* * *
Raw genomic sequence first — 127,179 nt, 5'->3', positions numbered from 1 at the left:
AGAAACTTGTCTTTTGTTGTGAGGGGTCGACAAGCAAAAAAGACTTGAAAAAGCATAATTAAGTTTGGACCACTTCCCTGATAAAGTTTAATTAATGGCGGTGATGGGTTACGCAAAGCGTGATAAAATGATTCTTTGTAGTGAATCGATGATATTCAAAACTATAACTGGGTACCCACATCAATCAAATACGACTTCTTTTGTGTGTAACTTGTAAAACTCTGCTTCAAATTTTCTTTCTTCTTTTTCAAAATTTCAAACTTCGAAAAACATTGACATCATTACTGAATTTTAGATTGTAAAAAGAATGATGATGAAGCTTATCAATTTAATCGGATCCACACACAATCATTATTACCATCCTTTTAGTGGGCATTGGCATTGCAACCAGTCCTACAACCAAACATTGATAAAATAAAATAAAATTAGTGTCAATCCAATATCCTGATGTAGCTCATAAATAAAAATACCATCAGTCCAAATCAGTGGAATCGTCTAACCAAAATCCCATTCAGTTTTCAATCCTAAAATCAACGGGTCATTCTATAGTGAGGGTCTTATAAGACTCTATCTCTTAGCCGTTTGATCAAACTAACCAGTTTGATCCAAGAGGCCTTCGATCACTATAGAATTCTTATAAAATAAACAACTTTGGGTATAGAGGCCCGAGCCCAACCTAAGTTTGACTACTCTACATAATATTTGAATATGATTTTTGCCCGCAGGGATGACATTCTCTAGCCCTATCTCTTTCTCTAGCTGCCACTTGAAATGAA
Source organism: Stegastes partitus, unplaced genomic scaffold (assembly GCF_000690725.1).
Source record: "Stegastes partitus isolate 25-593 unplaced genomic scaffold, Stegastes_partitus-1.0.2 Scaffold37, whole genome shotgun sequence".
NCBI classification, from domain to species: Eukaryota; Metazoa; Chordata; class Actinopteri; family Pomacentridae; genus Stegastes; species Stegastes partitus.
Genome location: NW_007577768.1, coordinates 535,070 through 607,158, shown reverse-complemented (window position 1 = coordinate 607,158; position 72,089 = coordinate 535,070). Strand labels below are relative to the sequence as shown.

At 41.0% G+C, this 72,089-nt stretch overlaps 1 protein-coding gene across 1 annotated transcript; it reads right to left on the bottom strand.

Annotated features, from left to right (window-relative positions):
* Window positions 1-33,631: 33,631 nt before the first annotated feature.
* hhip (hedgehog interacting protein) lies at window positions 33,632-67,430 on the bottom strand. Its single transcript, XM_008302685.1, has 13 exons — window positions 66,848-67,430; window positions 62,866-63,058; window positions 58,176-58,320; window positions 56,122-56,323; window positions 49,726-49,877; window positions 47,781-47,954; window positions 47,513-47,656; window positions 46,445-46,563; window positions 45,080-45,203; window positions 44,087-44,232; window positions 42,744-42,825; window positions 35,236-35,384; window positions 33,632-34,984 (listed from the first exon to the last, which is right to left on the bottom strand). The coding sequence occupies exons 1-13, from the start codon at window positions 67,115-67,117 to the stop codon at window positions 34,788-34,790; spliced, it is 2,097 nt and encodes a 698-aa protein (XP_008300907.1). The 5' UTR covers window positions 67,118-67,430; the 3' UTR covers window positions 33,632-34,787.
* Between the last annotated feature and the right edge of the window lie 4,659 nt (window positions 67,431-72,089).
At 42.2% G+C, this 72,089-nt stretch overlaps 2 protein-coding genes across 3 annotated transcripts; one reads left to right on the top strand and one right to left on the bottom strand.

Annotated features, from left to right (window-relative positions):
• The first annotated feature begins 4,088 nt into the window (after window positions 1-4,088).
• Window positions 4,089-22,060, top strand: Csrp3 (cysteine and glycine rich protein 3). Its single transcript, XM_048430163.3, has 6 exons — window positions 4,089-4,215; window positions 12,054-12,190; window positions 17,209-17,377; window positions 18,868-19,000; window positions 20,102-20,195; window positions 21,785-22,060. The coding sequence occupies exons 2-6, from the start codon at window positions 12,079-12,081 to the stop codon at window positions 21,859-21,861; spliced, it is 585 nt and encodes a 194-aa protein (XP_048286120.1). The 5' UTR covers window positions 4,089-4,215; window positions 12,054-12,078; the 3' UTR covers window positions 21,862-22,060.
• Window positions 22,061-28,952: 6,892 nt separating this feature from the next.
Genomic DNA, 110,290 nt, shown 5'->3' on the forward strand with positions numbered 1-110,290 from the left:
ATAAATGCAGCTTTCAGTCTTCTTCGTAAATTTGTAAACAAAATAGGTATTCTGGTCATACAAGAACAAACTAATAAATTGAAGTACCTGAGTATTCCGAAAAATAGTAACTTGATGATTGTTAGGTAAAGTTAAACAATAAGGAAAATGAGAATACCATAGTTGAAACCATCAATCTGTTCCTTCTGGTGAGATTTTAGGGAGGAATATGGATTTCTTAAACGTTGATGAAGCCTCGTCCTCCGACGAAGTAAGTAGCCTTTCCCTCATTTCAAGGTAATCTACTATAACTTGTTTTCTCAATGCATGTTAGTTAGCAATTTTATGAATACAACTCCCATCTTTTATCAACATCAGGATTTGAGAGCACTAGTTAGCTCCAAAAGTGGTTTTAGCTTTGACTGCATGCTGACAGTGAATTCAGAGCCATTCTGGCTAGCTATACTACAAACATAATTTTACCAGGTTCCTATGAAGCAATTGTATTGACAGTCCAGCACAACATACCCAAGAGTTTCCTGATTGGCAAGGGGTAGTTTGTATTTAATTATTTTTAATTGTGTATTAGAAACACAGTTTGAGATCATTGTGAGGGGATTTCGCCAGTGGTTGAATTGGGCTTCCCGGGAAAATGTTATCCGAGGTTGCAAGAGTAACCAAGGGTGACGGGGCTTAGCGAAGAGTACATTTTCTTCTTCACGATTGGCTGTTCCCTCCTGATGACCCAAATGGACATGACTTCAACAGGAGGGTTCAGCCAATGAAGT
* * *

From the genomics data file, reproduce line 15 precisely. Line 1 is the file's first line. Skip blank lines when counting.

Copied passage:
• Window positions 4,089-22,060, top strand: Csrp3 (cysteine and glycine rich protein 3). Its single transcript, XM_048430163.3, has 6 exons — window positions 4,089-4,215; window positions 12,054-12,190; window positions 17,209-17,377; window positions 18,868-19,000; window positions 20,102-20,195; window positions 21,785-22,060. The coding sequence occupies exons 2-6, from the start codon at window positions 12,079-12,081 to the stop codon at window positions 21,859-21,861; spliced, it is 585 nt and encodes a 194-aa protein (XP_048286120.1). The 5' UTR covers window positions 4,089-4,215; window positions 12,054-12,078; the 3' UTR covers window positions 21,862-22,060.